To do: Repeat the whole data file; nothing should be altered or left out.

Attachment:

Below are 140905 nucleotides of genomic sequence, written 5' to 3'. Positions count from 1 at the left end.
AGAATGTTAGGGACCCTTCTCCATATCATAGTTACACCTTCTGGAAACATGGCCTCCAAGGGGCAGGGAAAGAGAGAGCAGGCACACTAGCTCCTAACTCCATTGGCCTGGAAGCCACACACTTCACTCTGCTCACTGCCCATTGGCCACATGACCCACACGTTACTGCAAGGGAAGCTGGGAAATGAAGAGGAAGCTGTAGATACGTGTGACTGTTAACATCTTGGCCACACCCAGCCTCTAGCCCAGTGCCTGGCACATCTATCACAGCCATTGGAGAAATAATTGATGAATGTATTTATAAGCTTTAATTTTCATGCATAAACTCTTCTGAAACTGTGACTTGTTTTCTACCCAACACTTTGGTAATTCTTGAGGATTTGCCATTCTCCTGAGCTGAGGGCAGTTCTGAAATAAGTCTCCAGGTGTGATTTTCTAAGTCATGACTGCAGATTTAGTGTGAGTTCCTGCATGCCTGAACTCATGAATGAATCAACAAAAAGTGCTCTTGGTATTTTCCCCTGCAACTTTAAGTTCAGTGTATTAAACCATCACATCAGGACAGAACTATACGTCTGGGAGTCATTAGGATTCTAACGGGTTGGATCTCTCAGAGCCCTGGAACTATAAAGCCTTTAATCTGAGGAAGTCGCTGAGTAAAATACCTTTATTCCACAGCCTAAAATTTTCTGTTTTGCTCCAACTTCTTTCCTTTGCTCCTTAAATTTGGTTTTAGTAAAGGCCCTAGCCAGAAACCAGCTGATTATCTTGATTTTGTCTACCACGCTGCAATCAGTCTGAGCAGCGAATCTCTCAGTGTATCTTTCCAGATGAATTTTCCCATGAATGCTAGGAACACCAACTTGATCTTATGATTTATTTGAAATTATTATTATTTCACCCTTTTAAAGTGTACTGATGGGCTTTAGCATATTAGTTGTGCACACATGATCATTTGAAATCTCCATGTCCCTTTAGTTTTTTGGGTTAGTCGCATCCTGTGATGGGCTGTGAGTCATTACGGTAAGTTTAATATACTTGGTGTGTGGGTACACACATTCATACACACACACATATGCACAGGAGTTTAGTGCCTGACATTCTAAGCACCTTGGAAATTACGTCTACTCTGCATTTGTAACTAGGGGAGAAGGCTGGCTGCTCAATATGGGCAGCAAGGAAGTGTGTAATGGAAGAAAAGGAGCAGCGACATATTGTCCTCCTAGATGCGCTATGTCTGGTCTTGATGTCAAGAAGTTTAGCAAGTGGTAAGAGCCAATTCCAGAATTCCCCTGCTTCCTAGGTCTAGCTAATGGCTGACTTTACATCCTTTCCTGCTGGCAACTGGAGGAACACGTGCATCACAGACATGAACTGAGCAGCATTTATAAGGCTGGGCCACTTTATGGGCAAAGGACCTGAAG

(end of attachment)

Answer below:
Below are 140905 nucleotides of genomic sequence, written 5' to 3'. Positions count from 1 at the left end.
AGAATGTTAGGGACCCTTCTCCATATCATAGTTACACCTTCTGGAAACATGGCCTCCAAGGGGCAGGGAAAGAGAGAGCAGGCACACTAGCTCCTAACTCCATTGGCCTGGAAGCCACACACTTCACTCTGCTCACTGCCCATTGGCCACATGACCCACACGTTACTGCAAGGGAAGCTGGGAAATGAAGAGGAAGCTGTAGATACGTGTGACTGTTAACATCTTGGCCACACCCAGCCTCTAGCCCAGTGCCTGGCACATCTATCACAGCCATTGGAGAAATAATTGATGAATGTATTTATAAGCTTTAATTTTCATGCATAAACTCTTCTGAAACTGTGACTTGTTTTCTACCCAACACTTTGGTAATTCTTGAGGATTTGCCATTCTCCTGAGCTGAGGGCAGTTCTGAAATAAGTCTCCAGGTGTGATTTTCTAAGTCATGACTGCAGATTTAGTGTGAGTTCCTGCATGCCTGAACTCATGAATGAATCAACAAAAAGTGCTCTTGGTATTTTCCCCTGCAACTTTAAGTTCAGTGTATTAAACCATCACATCAGGACAGAACTATACGTCTGGGAGTCATTAGGATTCTAACGGGTTGGATCTCTCAGAGCCCTGGAACTATAAAGCCTTTAATCTGAGGAAGTCGCTGAGTAAAATACCTTTATTCCACAGCCTAAAATTTTCTGTTTTGCTCCAACTTCTTTCCTTTGCTCCTTAAATTTGGTTTTAGTAAAGGCCCTAGCCAGAAACCAGCTGATTATCTTGATTTTGTCTACCACGCTGCAATCAGTCTGAGCAGCGAATCTCTCAGTGTATCTTTCCAGATGAATTTTCCCATGAATGCTAGGAACACCAACTTGATCTTATGATTTATTTGAAATTATTATTATTTCACCCTTTTAAAGTGTACTGATGGGCTTTAGCATATTAGTTGTGCACACATGATCATTTGAAATCTCCATGTCCCTTTAGTTTTTTGGGTTAGTCGCATCCTGTGATGGGCTGTGAGTCATTACGGTAAGTTTAATATACTTGGTGTGTGGGTACACACATTCATACACACACACATATGCACAGGAGTTTAGTGCCTGACATTCTAAGCACCTTGGAAATTACGTCTACTCTGCATTTGTAACTAGGGGAGAAGGCTGGCTGCTCAATATGGGCAGCAAGGAAGTGTGTAATGGAAGAAAAGGAGCAGCGACATATTGTCCTCCTAGATGCGCTATGTCTGGTCTTGATGTCAAGAAGTTTAGCAAGTGGTAAGAGCCAATTCCAGAATTCCCCTGCTTCCTAGGTCTAGCTAATGGCTGACTTTACATCCTTTCCTGCTGGCAACTGGAGGAACACGTGCATCACAGACATGAACTGAGCAGCATTTATAAGGCTGGGCCACTTTATGGGCAAAGGACCTGAAG